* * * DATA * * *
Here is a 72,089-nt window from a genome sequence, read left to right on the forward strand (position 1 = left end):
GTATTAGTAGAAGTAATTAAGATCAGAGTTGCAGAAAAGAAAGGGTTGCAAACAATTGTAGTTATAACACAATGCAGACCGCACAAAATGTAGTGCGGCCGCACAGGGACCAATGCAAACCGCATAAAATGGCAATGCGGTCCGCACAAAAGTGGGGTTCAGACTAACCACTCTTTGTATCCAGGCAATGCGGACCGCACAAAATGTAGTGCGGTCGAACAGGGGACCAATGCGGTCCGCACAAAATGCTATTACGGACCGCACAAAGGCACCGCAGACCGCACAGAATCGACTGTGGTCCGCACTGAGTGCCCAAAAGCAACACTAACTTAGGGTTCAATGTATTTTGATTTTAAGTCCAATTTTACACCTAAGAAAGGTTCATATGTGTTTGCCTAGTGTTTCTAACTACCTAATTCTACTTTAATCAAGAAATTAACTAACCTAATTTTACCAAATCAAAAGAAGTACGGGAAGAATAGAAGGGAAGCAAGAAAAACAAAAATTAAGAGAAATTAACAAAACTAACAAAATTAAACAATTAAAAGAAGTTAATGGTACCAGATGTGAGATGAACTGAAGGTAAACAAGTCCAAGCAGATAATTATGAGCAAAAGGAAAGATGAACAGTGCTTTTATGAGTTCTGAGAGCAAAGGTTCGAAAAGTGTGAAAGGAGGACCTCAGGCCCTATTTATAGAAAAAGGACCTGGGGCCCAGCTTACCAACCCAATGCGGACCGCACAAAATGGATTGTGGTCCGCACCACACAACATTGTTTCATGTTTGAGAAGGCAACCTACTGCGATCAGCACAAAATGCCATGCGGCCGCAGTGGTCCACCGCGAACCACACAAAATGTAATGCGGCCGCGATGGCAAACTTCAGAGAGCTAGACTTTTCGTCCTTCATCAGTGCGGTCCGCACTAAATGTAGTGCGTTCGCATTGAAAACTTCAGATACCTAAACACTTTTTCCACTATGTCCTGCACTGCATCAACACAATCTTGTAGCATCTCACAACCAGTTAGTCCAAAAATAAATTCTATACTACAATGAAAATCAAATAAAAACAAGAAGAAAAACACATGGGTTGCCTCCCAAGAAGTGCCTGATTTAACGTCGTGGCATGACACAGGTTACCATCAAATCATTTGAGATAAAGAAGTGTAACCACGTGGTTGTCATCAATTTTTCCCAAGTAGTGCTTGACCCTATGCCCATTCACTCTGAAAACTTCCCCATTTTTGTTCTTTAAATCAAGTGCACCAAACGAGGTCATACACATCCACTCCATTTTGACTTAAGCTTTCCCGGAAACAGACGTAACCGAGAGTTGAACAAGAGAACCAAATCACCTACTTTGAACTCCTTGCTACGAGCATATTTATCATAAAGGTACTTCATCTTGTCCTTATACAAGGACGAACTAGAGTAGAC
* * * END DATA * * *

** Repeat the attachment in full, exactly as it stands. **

Here is a 72,089-nt window from a genome sequence, read left to right on the forward strand (position 1 = left end):
GTATTAGTAGAAGTAATTAAGATCAGAGTTGCAGAAAAGAAAGGGTTGCAAACAATTGTAGTTATAACACAATGCAGACCGCACAAAATGTAGTGCGGCCGCACAGGGACCAATGCAAACCGCATAAAATGGCAATGCGGTCCGCACAAAAGTGGGGTTCAGACTAACCACTCTTTGTATCCAGGCAATGCGGACCGCACAAAATGTAGTGCGGTCGAACAGGGGACCAATGCGGTCCGCACAAAATGCTATTACGGACCGCACAAAGGCACCGCAGACCGCACAGAATCGACTGTGGTCCGCACTGAGTGCCCAAAAGCAACACTAACTTAGGGTTCAATGTATTTTGATTTTAAGTCCAATTTTACACCTAAGAAAGGTTCATATGTGTTTGCCTAGTGTTTCTAACTACCTAATTCTACTTTAATCAAGAAATTAACTAACCTAATTTTACCAAATCAAAAGAAGTACGGGAAGAATAGAAGGGAAGCAAGAAAAACAAAAATTAAGAGAAATTAACAAAACTAACAAAATTAAACAATTAAAAGAAGTTAATGGTACCAGATGTGAGATGAACTGAAGGTAAACAAGTCCAAGCAGATAATTATGAGCAAAAGGAAAGATGAACAGTGCTTTTATGAGTTCTGAGAGCAAAGGTTCGAAAAGTGTGAAAGGAGGACCTCAGGCCCTATTTATAGAAAAAGGACCTGGGGCCCAGCTTACCAACCCAATGCGGACCGCACAAAATGGATTGTGGTCCGCACCACACAACATTGTTTCATGTTTGAGAAGGCAACCTACTGCGATCAGCACAAAATGCCATGCGGCCGCAGTGGTCCACCGCGAACCACACAAAATGTAATGCGGCCGCGATGGCAAACTTCAGAGAGCTAGACTTTTCGTCCTTCATCAGTGCGGTCCGCACTAAATGTAGTGCGTTCGCATTGAAAACTTCAGATACCTAAACACTTTTTCCACTATGTCCTGCACTGCATCAACACAATCTTGTAGCATCTCACAACCAGTTAGTCCAAAAATAAATTCTATACTACAATGAAAATCAAATAAAAACAAGAAGAAAAACACATGGGTTGCCTCCCAAGAAGTGCCTGATTTAACGTCGTGGCATGACACAGGTTACCATCAAATCATTTGAGATAAAGAAGTGTAACCACGTGGTTGTCATCAATTTTTCCCAAGTAGTGCTTGACCCTATGCCCATTCACTCTGAAAACTTCCCCATTTTTGTTCTTTAAATCAAGTGCACCAAACGAGGTCATACACATCCACTCCATTTTGACTTAAGCTTTCCCGGAAACAGACGTAACCGAGAGTTGAACAAGAGAACCAAATCACCTACTTTGAACTCCTTGCTACGAGCATATTTATCATAAAGGTACTTCATCTTGTCCTTATACAAGGACGAACTAGAGTAGAC